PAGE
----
Brexit and how it could affect British people living or owning a business on the Costa del Sol was the subject of a seminar hosted by Linea Directa and SUR in English in Torremolinos last Friday.
Pedro Fernández, a partner with the Malaga-based law firm Garrigues, said that the negotiations now beginning between the United Kingdom and the European Union would be the most difficult recorded in history.
Fernández, a specialist in international tax law, claimed that a ‘soft Brexit’ was the best option for both the UK and the Costa del Sol, where there are numerous important British businesses and thousands of foreign residents.
Referring to people that believe there is still time to “stop the clock”, Fernández claimed that, although there were many things we do not know, one of the few things that can be said is that Brexit is definitely going to happen.
He insisted that the negotiations must honour the rights of the British living in Spain and the Spanish nationals living in the UK.
Outlining how Spain had always welcomed the British and their business ventures, he suggested that business relationships would probably not suffer as much as we are sometimes led to believe.
“The English approach to business is so practical and the English language is of great importance, and no matter what happens, I don’t see London losing its status and relevance in the world of business. London is the centre of finance and I think it is going to remain so regardless of what Frankfurt or Paris want,” Fernández said.
He stressed his belief that the EU should not punish the UK for its decision to leave Europe, claiming that negotiations should be entered into with a “sensible attitude since there is a lot at stake”.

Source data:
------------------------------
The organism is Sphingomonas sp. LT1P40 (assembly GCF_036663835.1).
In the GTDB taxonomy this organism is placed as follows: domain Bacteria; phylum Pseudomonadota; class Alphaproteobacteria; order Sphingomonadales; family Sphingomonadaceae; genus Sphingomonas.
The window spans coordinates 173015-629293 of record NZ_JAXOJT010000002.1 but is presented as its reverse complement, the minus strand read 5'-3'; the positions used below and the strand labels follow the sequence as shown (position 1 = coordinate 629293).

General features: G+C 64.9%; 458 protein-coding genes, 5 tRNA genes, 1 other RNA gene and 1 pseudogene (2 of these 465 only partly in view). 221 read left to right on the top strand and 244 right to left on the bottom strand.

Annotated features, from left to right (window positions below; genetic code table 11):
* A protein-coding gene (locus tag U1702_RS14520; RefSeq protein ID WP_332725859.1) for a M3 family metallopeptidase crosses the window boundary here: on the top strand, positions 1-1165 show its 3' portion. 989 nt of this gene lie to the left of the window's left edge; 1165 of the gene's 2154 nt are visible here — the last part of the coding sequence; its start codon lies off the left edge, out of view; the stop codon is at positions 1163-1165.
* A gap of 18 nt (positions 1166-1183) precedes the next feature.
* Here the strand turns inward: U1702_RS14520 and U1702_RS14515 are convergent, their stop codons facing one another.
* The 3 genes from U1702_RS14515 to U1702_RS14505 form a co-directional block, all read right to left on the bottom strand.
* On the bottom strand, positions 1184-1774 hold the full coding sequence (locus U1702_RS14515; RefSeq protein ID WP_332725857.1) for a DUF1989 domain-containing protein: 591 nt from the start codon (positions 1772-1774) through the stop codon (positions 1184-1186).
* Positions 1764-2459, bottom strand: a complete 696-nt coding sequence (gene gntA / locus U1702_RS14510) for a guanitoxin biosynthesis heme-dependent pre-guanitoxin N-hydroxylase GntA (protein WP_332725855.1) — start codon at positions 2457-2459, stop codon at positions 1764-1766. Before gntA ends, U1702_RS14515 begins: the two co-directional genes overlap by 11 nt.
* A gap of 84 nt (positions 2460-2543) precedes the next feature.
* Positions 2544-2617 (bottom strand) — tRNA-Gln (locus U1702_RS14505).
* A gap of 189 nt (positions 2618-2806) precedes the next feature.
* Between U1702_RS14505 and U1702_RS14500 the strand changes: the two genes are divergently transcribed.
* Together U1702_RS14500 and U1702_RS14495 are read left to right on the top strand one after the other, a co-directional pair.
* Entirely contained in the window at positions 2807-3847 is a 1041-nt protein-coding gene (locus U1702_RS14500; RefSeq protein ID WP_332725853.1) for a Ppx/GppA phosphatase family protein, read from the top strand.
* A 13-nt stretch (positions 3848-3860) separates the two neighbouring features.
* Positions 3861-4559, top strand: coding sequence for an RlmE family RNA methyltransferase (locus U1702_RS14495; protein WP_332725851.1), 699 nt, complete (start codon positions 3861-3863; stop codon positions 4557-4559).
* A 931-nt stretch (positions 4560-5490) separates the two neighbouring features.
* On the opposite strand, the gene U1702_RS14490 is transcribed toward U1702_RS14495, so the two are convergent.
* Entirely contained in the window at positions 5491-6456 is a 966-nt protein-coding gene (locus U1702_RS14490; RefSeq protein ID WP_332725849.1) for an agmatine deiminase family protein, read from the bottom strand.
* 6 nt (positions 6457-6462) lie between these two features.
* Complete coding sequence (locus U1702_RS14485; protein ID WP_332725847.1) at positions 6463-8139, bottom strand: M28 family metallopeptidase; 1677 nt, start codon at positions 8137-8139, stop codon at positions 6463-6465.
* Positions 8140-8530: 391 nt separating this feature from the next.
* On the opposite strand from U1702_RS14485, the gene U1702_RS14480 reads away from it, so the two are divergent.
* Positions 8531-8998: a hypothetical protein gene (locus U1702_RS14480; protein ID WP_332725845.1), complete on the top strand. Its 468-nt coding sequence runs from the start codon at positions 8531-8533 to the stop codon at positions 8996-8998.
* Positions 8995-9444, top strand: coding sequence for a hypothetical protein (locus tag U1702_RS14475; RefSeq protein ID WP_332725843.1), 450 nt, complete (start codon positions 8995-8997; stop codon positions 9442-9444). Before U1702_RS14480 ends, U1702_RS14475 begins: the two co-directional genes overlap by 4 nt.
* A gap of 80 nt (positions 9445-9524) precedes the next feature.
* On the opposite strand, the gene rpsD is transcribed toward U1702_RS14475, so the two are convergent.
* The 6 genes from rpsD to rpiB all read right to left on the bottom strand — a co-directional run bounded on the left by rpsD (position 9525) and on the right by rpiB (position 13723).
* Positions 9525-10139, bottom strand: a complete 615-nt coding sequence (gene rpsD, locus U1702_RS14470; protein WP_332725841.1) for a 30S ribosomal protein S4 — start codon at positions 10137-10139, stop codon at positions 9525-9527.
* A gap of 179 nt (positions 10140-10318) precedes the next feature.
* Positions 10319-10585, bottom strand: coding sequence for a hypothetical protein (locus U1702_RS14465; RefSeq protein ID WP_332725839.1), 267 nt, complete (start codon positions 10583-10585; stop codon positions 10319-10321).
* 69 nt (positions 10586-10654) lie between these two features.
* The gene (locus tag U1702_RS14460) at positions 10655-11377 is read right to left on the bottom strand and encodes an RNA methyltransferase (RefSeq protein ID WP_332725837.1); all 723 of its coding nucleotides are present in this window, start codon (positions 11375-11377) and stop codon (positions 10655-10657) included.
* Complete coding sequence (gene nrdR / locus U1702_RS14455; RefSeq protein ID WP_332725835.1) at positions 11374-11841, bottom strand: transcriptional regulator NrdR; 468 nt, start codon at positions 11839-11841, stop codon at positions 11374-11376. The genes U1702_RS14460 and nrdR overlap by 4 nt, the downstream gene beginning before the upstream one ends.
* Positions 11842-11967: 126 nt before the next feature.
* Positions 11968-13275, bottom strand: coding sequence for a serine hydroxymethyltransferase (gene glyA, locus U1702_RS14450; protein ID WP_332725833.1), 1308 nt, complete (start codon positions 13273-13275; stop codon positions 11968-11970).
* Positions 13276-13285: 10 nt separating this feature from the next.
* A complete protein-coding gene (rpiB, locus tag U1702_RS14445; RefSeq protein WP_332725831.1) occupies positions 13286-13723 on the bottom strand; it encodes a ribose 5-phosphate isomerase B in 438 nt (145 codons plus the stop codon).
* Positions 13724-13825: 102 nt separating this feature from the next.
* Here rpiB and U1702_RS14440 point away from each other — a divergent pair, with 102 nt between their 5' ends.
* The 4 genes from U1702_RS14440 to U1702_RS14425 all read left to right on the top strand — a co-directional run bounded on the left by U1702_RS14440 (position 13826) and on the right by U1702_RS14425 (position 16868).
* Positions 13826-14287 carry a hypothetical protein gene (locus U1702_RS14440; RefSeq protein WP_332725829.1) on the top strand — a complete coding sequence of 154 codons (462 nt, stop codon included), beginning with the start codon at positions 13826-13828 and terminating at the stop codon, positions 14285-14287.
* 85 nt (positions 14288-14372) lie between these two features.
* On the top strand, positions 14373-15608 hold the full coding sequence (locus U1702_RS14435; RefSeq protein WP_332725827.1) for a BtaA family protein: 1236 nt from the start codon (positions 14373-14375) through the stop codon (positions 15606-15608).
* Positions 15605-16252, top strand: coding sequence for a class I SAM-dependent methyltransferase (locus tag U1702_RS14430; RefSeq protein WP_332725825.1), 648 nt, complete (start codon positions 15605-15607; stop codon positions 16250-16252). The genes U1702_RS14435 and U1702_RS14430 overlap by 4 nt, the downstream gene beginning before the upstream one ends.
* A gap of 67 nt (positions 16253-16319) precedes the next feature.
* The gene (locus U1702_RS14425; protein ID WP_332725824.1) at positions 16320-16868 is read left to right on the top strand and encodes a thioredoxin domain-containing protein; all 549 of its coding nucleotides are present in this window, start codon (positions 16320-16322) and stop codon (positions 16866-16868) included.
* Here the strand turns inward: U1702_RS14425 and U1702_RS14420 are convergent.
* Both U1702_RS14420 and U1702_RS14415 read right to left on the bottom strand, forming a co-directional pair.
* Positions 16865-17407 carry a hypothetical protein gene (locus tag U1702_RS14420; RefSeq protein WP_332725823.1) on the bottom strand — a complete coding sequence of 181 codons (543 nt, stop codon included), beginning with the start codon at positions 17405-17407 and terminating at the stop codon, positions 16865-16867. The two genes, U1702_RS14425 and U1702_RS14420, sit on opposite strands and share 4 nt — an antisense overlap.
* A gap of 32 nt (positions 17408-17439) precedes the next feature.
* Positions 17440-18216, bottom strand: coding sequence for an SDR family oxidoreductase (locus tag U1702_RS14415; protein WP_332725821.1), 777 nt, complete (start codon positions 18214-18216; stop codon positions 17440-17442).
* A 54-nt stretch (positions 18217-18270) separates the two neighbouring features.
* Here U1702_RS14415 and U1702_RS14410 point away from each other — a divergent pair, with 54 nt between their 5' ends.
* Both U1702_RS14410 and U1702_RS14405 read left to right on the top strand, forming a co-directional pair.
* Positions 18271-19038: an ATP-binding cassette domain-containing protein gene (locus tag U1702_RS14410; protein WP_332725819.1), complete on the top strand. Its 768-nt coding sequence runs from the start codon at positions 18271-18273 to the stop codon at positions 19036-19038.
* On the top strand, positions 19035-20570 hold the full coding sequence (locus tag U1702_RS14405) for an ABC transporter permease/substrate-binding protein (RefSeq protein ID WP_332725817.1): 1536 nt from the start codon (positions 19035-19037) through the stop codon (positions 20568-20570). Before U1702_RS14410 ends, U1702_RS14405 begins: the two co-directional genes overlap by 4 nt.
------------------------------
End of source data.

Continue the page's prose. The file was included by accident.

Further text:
The expert referred to recent tensions that flared when guidelines were published that proposed giving Spain a veto over any deal involving Gibraltar’s future.
Making reference to Theresa May’s comments, which claimed that the UK will not negotiate away Gibraltar’s sovereignty as part of Brexit talks, Fernández said: “I really don’t like to think that we are going to bargain with Brexit and Gibraltar. I don’t see the purpose; is that really going to help us here? Would it not be better to have a good deal with the UK and smooth out whatever is coming?”
Looking at the possible consequences of Brexit from the angle of the Spanish tax system, Fernández said the situation will only be clear once an exit agreement has been reached, but he added that coming out of EU could put the British who live in Spain in a worse position.
Exit taxes on gains would be imposed on foreigners who have decided to return to Britain, but perhaps more important would be the changes in inheritance tax, affecting especially those living in areas other than Andalucía.
One of the biggest dilemmas caused by all the uncertainty is affecting business and trade, and Fernández showed concerns for this: “For those of us helping people establish businesses or buying properties, it is going to be a very, very challenging time. Of course, this is not good news, because, uncertainty is the main fear of investment and trade.”
However, the general feel of the seminar was positive and Fernández gave British expats a little reassurance that things are not going to be that terrible. There will obviously be issues created by the UK’s exit, but in general, for the vast majority of British citizens who live in Spain, he believes life will not be that different.
The formal exit notification has no immediate impact on the legal arrangements between the United Kingdom and the European Union. Its effects will begin to come into force after two years, and this period might even be extended by mutual agreement if more time is required.
However, for the entire period over which the exit is being negotiated, the UK will continue to be an EU member and all rules of the union will continue to be applicable to British residents.
The seminar was one of several organised during the II International Home and Leisure fair held in Torremolinos last weekend.